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As part of the TEAM program, students are encouraged to take up to three technical elective courses. This is a perfect complement to the core entrepreneurship management courses as it allows us to get in touch with the latest technologies available and focus on those specific areas that might be needed to develop our future startups. In my case, coming from a computer science background and being deeply interested in the creation of web and mobile apps, I decided to take the courses Data Mining and Human Computer Interaction during the fall semester. I can say today that I could not have made a better decision. I learned a lot from both courses and more importantly, I was able to put my knowledge into practice by working on small projects requiring my data science and computer science skills. On top of that, after finishing the semester, I was asked by both professors to do research for each of the courses, so that means I will be able to further dive into the stuff I love and will have plenty of time to do it!

In this post, I am going to talk about Data Mining and will leave Human Computer Interaction for my next article. Data Mining is the extraction of interesting patterns within large sets of data by using several different techniques related to artificial intelligence, statistics, machine learning, and database systems. These patterns are then translated into useful information that can be easily understood by end users or clients. So for example, a supermarket might use data mining in order to analyze its customers’ purchases and make smart decisions based on the results of the research. These might help to understand the different kinds of customers who shop at the supermarket, what they seek, how much they spend on average, and which products they usually buy. It might also help to find correlations between products (e.g., if most of the customers who buy gin also buy tonic and lemons), or even to predict whether putting a new product on a specific shelf would be a good decision, or if it should be put somewhere else. There is a story that years ago, Walmart found that many young American males bought diapers and beer together, a correlation that is unexpected and not obvious at first glance. You would expect customers buying diapers to also buy baby food, for example, but not beer. After doing some analysis, researchers reached the conclusion that these were young new fathers who were asked by their wives to go out to buy some diapers and, once they were at the shop, took the chance to also get some beer!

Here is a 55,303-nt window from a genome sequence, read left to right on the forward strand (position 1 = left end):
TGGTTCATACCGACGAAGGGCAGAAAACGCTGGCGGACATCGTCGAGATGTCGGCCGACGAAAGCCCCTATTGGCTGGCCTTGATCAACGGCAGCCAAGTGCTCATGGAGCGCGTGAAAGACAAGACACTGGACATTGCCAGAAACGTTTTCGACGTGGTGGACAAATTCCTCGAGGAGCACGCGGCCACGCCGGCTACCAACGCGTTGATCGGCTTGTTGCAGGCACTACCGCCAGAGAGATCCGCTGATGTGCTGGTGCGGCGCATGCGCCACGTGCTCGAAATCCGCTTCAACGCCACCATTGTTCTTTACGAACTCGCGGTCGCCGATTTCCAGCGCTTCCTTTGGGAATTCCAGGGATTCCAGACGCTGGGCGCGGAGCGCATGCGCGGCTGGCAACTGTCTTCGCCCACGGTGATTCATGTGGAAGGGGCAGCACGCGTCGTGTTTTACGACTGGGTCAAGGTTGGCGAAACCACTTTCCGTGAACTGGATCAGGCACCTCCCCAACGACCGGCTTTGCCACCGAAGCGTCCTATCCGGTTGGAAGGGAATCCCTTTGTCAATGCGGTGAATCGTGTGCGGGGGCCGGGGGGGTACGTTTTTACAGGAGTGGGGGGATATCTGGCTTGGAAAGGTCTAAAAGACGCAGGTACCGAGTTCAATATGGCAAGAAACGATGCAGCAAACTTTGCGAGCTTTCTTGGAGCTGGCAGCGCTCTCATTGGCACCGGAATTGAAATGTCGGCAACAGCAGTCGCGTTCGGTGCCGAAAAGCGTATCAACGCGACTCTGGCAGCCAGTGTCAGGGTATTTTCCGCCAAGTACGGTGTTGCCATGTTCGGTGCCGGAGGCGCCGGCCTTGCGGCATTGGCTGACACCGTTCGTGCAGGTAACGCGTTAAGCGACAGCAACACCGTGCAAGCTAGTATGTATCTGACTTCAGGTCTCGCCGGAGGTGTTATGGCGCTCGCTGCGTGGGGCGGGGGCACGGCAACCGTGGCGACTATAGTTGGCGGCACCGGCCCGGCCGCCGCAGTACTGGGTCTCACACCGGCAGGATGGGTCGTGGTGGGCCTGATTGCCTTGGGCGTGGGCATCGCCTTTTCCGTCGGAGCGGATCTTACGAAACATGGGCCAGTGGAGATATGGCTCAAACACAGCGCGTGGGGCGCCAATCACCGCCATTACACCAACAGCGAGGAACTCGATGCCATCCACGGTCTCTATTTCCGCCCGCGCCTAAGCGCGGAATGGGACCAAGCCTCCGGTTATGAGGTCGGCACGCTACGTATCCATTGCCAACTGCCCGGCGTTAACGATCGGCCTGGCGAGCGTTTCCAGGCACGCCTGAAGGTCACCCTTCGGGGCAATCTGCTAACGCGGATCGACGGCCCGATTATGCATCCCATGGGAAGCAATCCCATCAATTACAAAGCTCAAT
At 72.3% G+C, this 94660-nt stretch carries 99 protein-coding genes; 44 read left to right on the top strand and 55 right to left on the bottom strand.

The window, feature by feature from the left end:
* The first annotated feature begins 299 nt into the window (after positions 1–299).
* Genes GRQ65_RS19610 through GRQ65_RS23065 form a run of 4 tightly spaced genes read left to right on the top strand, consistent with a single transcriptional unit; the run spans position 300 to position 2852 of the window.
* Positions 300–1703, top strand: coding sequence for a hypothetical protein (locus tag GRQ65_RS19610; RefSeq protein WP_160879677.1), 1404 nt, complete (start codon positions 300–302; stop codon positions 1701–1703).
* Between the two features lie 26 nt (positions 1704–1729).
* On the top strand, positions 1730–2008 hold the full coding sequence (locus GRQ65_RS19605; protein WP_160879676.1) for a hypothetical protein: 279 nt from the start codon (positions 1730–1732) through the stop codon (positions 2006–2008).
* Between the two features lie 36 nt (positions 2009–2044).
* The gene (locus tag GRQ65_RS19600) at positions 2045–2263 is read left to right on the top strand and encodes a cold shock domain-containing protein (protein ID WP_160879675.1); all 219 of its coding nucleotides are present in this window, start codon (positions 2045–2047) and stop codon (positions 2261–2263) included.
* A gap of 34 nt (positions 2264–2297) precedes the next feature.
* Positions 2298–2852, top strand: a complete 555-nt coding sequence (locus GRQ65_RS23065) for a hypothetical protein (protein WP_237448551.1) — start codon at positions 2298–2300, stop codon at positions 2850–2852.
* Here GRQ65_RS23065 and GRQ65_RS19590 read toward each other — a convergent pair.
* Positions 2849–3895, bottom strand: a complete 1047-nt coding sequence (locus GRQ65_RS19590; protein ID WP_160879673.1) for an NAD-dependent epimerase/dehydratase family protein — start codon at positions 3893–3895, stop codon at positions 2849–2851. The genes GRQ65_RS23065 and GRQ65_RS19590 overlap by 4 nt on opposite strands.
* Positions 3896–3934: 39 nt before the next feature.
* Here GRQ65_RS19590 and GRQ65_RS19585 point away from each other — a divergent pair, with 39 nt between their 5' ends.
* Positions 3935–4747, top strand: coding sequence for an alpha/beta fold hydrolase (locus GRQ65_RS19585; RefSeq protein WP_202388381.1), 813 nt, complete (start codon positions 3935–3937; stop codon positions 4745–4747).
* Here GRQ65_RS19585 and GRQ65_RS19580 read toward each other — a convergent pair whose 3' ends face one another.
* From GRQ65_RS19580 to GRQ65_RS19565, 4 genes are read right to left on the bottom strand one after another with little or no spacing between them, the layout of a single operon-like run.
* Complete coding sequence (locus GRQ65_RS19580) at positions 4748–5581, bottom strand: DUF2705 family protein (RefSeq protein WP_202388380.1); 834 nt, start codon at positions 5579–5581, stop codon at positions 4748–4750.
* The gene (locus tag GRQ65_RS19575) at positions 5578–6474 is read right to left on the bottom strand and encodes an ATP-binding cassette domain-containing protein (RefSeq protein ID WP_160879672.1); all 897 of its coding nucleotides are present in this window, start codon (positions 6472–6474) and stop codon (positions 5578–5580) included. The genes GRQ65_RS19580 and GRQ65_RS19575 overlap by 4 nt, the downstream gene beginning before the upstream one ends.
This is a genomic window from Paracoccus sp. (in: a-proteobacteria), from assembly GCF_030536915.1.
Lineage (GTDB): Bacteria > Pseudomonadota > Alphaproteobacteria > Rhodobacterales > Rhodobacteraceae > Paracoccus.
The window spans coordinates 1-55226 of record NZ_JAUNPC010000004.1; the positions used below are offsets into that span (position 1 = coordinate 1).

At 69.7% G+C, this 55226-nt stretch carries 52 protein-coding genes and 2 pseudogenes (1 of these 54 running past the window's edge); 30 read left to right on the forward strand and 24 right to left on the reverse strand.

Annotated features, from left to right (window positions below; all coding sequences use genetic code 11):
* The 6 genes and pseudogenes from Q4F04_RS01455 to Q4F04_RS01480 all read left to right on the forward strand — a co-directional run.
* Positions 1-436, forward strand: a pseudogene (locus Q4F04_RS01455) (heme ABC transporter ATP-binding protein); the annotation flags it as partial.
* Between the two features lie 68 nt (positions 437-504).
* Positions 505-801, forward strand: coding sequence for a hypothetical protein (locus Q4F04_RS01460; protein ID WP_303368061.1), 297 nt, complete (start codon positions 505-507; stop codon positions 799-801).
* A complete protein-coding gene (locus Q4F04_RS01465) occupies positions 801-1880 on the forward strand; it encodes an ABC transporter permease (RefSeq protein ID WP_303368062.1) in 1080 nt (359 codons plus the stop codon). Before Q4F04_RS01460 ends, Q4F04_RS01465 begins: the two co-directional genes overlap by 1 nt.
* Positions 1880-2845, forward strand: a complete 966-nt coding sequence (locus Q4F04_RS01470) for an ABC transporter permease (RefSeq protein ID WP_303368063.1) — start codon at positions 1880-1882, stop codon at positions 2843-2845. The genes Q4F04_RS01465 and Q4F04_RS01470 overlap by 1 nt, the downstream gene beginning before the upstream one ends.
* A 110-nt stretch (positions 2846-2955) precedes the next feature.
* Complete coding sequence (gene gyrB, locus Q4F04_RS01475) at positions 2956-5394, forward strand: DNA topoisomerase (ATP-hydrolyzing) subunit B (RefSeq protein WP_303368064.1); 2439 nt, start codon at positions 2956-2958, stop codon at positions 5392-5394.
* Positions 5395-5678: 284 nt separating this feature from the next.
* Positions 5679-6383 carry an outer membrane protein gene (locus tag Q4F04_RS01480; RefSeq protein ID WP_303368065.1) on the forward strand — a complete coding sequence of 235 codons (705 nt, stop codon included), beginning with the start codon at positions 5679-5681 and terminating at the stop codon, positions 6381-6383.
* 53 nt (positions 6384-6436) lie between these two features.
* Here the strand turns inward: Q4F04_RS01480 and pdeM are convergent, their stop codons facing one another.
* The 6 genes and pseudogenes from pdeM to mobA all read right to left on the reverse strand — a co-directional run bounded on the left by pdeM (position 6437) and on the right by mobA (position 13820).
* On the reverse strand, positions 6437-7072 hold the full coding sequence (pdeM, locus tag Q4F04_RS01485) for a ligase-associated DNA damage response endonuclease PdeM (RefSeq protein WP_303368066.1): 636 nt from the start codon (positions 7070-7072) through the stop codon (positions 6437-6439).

There is plenty of bibliographical material you can read about this fascinating discipline so I will stop talking about Data Mining and tell you about the project I worked on during the end of the course. Christmas was coming and I wanted to give a book as a gift to a friend and so I faced the problem: what books would this friend like? Gustame is an app I developed to address this problem. By signing in to the site using their Facebook accounts, users are able to see a list of their friends and for each of those friends, get recommendations based on the Facebook pages related to books they already like. Sounds tricky, huh? Then I should not mention that it uses an open knowledge database (Freebase) to disambiguate redundant entities and that it uses a Slope One algorithm based on your closed graph of contacts to make the recommendation… but I will give you an example so you can figure out how it works.

  • Your friend Albert has liked the Facebook pages “The Hobbit – the book” and “Alice in Wonderland,” so we might assume he has read those two books.
  • Your other friends Bob and Claire also liked those two pages, as well as “The Chronicles of Narnia Books”, which Albert hasn’t. This means they have similar tastes to Albert and that they have read a book Albert might enjoy reading too.
  • You get a recommendation to give Albert the books “The Chronicles of Narnia” as a gift.

However, I invite you to just go and try the app yourself by visiting www.gustame.com! Any suggestions are welcome!

 

– Agustin Baretto ’15 (MS)

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Apple and Pumpkin Pie

Things to Do in Life

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Plant a tree, have a child, write a book, and win a pie-eating contest. That is the list of things that, in my humble opinion, every man should do in order to ensure a measure of immortality. Luckily I can say I have already done the last one. Coincidentally, I accomplished it during Thanksgiving week. Here’s the story:

 

To be honest, I had never celebrated Thanksgiving before in my life, so I was new to the whole cranberry and turkey dinner thing. I didn’t know much about what was being celebrated so in my eyes, it all looked like a second fall break (only this time, there were Black Friday offers in the middle). Shops and advertisers had long ago started shooting their fall artillery by decorating every single corner of the city with pumpkins and autumn leaves, and e-commerce websites were counting the days before the big sales started. I did not have anything against it, but I felt that Thanksgiving had to be something more than just people queuing outside stores, waiting to get inside to get the best deals like I had seen on TV in previous years. And I was right.